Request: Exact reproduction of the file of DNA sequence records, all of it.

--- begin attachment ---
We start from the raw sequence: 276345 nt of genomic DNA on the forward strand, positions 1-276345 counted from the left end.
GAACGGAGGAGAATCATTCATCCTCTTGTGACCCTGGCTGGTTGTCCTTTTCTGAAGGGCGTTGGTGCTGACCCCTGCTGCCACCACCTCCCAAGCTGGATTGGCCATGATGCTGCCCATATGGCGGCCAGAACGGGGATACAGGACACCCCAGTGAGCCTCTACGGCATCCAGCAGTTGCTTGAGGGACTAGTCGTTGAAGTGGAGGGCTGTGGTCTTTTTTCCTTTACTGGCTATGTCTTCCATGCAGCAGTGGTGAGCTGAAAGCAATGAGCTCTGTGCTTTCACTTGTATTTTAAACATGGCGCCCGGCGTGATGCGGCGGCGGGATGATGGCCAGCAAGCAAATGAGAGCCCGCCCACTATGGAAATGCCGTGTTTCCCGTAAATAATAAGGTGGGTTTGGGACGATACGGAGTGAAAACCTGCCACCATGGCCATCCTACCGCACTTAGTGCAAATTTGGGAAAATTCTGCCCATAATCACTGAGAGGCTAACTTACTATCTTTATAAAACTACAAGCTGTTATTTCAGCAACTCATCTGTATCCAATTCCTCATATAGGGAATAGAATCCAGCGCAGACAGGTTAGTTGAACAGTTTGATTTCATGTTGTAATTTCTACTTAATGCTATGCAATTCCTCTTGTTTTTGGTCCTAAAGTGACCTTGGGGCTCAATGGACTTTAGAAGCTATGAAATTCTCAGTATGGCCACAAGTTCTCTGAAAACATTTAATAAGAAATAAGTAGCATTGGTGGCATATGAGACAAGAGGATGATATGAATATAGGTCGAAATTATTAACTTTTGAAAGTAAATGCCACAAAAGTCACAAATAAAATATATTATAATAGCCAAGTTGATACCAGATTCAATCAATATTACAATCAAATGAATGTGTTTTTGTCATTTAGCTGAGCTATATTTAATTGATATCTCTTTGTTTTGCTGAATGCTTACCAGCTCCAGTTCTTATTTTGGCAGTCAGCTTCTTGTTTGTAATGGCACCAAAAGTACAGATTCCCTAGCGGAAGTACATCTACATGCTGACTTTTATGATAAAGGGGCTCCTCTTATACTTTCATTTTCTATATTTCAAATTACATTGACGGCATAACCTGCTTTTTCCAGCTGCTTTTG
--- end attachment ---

We start from the raw sequence: 276345 nt of genomic DNA on the forward strand, positions 1-276345 counted from the left end.
GAACGGAGGAGAATCATTCATCCTCTTGTGACCCTGGCTGGTTGTCCTTTTCTGAAGGGCGTTGGTGCTGACCCCTGCTGCCACCACCTCCCAAGCTGGATTGGCCATGATGCTGCCCATATGGCGGCCAGAACGGGGATACAGGACACCCCAGTGAGCCTCTACGGCATCCAGCAGTTGCTTGAGGGACTAGTCGTTGAAGTGGAGGGCTGTGGTCTTTTTTCCTTTACTGGCTATGTCTTCCATGCAGCAGTGGTGAGCTGAAAGCAATGAGCTCTGTGCTTTCACTTGTATTTTAAACATGGCGCCCGGCGTGATGCGGCGGCGGGATGATGGCCAGCAAGCAAATGAGAGCCCGCCCACTATGGAAATGCCGTGTTTCCCGTAAATAATAAGGTGGGTTTGGGACGATACGGAGTGAAAACCTGCCACCATGGCCATCCTACCGCACTTAGTGCAAATTTGGGAAAATTCTGCCCATAATCACTGAGAGGCTAACTTACTATCTTTATAAAACTACAAGCTGTTATTTCAGCAACTCATCTGTATCCAATTCCTCATATAGGGAATAGAATCCAGCGCAGACAGGTTAGTTGAACAGTTTGATTTCATGTTGTAATTTCTACTTAATGCTATGCAATTCCTCTTGTTTTTGGTCCTAAAGTGACCTTGGGGCTCAATGGACTTTAGAAGCTATGAAATTCTCAGTATGGCCACAAGTTCTCTGAAAACATTTAATAAGAAATAAGTAGCATTGGTGGCATATGAGACAAGAGGATGATATGAATATAGGTCGAAATTATTAACTTTTGAAAGTAAATGCCACAAAAGTCACAAATAAAATATATTATAATAGCCAAGTTGATACCAGATTCAATCAATATTACAATCAAATGAATGTGTTTTTGTCATTTAGCTGAGCTATATTTAATTGATATCTCTTTGTTTTGCTGAATGCTTACCAGCTCCAGTTCTTATTTTGGCAGTCAGCTTCTTGTTTGTAATGGCACCAAAAGTACAGATTCCCTAGCGGAAGTACATCTACATGCTGACTTTTATGATAAAGGGGCTCCTCTTATACTTTCATTTTCTATATTTCAAATTACATTGACGGCATAACCTGCTTTTTCCAGCTGCTTTTG